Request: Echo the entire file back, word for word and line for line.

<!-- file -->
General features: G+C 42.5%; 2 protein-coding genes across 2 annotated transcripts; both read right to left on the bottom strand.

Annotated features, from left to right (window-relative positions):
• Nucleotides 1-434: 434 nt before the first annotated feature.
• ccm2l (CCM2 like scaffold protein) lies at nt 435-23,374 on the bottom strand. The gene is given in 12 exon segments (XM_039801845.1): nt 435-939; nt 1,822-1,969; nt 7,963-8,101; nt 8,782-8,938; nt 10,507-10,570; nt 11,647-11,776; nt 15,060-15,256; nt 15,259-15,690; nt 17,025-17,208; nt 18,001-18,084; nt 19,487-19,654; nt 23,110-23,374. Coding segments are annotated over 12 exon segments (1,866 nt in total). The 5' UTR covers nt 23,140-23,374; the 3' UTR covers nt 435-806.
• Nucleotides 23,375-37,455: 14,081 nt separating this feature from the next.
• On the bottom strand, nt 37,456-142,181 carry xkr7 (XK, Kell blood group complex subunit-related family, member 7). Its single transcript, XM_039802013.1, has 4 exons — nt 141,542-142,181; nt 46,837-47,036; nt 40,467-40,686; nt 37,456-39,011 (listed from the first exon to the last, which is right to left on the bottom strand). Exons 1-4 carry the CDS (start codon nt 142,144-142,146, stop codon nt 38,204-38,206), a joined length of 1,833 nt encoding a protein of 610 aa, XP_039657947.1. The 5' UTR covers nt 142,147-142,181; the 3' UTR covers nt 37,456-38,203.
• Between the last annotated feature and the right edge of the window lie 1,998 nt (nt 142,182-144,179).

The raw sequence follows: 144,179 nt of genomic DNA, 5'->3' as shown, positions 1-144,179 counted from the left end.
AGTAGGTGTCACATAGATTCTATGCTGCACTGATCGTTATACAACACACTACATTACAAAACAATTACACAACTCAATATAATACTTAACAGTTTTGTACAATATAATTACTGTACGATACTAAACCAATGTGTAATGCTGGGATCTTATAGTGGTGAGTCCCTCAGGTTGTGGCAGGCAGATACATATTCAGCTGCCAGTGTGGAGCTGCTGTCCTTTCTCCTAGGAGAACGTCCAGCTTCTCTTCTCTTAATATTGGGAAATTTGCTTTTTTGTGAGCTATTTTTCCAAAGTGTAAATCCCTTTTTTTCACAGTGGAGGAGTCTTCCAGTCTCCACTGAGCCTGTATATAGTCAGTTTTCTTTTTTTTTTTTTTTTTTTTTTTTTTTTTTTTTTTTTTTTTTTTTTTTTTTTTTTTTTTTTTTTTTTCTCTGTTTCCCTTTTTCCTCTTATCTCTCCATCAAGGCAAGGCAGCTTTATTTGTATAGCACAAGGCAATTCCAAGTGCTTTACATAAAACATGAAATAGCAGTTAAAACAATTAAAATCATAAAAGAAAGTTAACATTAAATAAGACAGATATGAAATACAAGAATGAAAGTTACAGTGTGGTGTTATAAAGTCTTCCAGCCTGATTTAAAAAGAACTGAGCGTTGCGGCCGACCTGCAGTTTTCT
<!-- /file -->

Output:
General features: G+C 42.5%; 2 protein-coding genes across 2 annotated transcripts; both read right to left on the bottom strand.

Annotated features, from left to right (window-relative positions):
• Nucleotides 1-434: 434 nt before the first annotated feature.
• ccm2l (CCM2 like scaffold protein) lies at nt 435-23,374 on the bottom strand. The gene is given in 12 exon segments (XM_039801845.1): nt 435-939; nt 1,822-1,969; nt 7,963-8,101; nt 8,782-8,938; nt 10,507-10,570; nt 11,647-11,776; nt 15,060-15,256; nt 15,259-15,690; nt 17,025-17,208; nt 18,001-18,084; nt 19,487-19,654; nt 23,110-23,374. Coding segments are annotated over 12 exon segments (1,866 nt in total). The 5' UTR covers nt 23,140-23,374; the 3' UTR covers nt 435-806.
• Nucleotides 23,375-37,455: 14,081 nt separating this feature from the next.
• On the bottom strand, nt 37,456-142,181 carry xkr7 (XK, Kell blood group complex subunit-related family, member 7). Its single transcript, XM_039802013.1, has 4 exons — nt 141,542-142,181; nt 46,837-47,036; nt 40,467-40,686; nt 37,456-39,011 (listed from the first exon to the last, which is right to left on the bottom strand). Exons 1-4 carry the CDS (start codon nt 142,144-142,146, stop codon nt 38,204-38,206), a joined length of 1,833 nt encoding a protein of 610 aa, XP_039657947.1. The 5' UTR covers nt 142,147-142,181; the 3' UTR covers nt 37,456-38,203.
• Between the last annotated feature and the right edge of the window lie 1,998 nt (nt 142,182-144,179).

The raw sequence follows: 144,179 nt of genomic DNA, 5'->3' as shown, positions 1-144,179 counted from the left end.
AGTAGGTGTCACATAGATTCTATGCTGCACTGATCGTTATACAACACACTACATTACAAAACAATTACACAACTCAATATAATACTTAACAGTTTTGTACAATATAATTACTGTACGATACTAAACCAATGTGTAATGCTGGGATCTTATAGTGGTGAGTCCCTCAGGTTGTGGCAGGCAGATACATATTCAGCTGCCAGTGTGGAGCTGCTGTCCTTTCTCCTAGGAGAACGTCCAGCTTCTCTTCTCTTAATATTGGGAAATTTGCTTTTTTGTGAGCTATTTTTCCAAAGTGTAAATCCCTTTTTTTCACAGTGGAGGAGTCTTCCAGTCTCCACTGAGCCTGTATATAGTCAGTTTTCTTTTTTTTTTTTTTTTTTTTTTTTTTTTTTTTTTTTTTTTTTTTTTTTTTTTTTTTTTTTTTTTTTTCTCTGTTTCCCTTTTTCCTCTTATCTCTCCATCAAGGCAAGGCAGCTTTATTTGTATAGCACAAGGCAATTCCAAGTGCTTTACATAAAACATGAAATAGCAGTTAAAACAATTAAAATCATAAAAGAAAGTTAACATTAAATAAGACAGATATGAAATACAAGAATGAAAGTTACAGTGTGGTGTTATAAAGTCTTCCAGCCTGATTTAAAAAGAACTGAGCGTTGCGGCCGACCTGCAGTTTTCT